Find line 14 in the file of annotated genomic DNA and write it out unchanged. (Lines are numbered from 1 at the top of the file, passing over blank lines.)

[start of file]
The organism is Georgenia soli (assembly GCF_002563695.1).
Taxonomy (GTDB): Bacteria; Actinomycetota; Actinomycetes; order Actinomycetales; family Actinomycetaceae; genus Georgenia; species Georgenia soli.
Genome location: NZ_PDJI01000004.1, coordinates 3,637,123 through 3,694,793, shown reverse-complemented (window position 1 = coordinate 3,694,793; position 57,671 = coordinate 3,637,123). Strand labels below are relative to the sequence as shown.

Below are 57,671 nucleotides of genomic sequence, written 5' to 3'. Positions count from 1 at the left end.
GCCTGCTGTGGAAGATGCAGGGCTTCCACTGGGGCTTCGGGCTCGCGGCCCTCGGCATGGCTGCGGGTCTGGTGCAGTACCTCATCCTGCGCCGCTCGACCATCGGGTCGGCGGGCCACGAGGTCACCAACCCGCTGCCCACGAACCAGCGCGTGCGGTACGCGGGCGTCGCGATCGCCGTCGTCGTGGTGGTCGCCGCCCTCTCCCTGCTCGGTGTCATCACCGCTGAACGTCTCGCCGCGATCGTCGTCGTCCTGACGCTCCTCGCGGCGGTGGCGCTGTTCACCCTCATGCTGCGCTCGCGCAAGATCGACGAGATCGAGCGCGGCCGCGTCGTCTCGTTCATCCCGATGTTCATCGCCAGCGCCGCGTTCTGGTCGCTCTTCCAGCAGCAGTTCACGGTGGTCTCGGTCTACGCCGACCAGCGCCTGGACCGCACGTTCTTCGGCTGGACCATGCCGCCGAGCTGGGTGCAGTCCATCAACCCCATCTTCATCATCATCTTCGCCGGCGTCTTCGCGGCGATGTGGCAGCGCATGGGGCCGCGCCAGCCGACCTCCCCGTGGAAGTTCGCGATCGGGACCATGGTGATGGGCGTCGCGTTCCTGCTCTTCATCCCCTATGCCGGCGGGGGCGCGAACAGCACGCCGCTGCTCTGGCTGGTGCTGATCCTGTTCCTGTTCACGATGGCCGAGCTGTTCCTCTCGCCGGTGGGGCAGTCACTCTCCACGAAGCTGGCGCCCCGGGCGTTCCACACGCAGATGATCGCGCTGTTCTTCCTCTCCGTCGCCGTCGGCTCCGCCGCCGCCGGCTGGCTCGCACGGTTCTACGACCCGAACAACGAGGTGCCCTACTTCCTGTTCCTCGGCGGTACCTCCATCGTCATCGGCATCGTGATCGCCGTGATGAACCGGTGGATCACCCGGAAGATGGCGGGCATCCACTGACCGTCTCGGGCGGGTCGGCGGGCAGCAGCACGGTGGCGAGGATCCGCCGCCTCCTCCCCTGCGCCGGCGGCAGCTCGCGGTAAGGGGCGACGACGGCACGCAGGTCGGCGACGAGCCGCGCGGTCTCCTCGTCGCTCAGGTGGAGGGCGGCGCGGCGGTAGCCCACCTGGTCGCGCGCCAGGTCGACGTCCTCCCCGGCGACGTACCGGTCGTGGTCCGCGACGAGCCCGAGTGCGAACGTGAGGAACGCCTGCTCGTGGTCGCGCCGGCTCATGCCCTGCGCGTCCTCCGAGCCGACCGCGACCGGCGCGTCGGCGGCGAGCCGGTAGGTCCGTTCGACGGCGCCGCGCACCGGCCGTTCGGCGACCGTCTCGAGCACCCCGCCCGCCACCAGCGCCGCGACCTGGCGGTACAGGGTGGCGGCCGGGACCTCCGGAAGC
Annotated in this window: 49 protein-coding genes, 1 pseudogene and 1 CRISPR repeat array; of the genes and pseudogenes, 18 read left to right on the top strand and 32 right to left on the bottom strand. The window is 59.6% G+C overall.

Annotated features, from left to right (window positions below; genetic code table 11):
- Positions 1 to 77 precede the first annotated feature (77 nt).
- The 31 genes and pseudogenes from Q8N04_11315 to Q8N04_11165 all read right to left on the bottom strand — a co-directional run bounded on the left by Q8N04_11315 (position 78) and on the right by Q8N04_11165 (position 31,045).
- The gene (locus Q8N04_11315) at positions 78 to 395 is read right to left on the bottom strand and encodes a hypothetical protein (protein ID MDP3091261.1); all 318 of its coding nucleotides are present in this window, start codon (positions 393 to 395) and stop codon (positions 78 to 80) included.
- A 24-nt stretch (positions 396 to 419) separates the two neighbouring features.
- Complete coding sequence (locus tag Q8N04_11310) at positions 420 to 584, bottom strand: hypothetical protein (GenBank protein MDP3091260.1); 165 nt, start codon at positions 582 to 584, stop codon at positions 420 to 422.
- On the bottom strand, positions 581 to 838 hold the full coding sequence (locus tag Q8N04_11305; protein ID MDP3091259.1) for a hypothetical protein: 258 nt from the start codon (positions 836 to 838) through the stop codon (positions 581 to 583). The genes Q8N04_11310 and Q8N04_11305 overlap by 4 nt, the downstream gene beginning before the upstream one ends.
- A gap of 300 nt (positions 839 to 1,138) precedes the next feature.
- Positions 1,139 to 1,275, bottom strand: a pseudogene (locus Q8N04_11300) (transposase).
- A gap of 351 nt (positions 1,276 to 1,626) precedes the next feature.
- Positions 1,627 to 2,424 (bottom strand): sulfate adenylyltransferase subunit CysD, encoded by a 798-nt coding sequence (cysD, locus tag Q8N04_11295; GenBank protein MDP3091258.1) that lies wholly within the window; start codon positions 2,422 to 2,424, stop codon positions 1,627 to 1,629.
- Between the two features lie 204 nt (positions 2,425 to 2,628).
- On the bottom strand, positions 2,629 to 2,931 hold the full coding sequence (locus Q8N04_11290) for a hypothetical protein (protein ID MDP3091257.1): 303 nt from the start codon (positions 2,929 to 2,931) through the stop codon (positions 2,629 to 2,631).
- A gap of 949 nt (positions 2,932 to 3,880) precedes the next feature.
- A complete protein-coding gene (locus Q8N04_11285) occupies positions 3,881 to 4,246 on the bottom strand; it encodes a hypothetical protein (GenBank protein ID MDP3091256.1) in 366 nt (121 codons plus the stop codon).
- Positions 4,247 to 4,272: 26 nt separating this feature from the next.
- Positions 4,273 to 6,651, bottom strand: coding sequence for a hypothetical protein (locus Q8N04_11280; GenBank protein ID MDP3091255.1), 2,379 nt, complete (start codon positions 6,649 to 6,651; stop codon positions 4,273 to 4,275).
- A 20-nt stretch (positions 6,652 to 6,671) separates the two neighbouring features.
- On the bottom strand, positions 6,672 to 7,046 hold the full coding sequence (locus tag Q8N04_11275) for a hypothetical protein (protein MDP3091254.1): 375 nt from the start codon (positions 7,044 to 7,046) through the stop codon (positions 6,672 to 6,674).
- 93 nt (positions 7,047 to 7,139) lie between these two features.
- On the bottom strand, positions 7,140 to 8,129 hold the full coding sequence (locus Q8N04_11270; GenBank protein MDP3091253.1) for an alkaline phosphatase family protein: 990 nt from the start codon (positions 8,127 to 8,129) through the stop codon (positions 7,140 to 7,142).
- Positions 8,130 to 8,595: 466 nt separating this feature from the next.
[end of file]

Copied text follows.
- A gap of 300 nt (positions 839 to 1,138) precedes the next feature.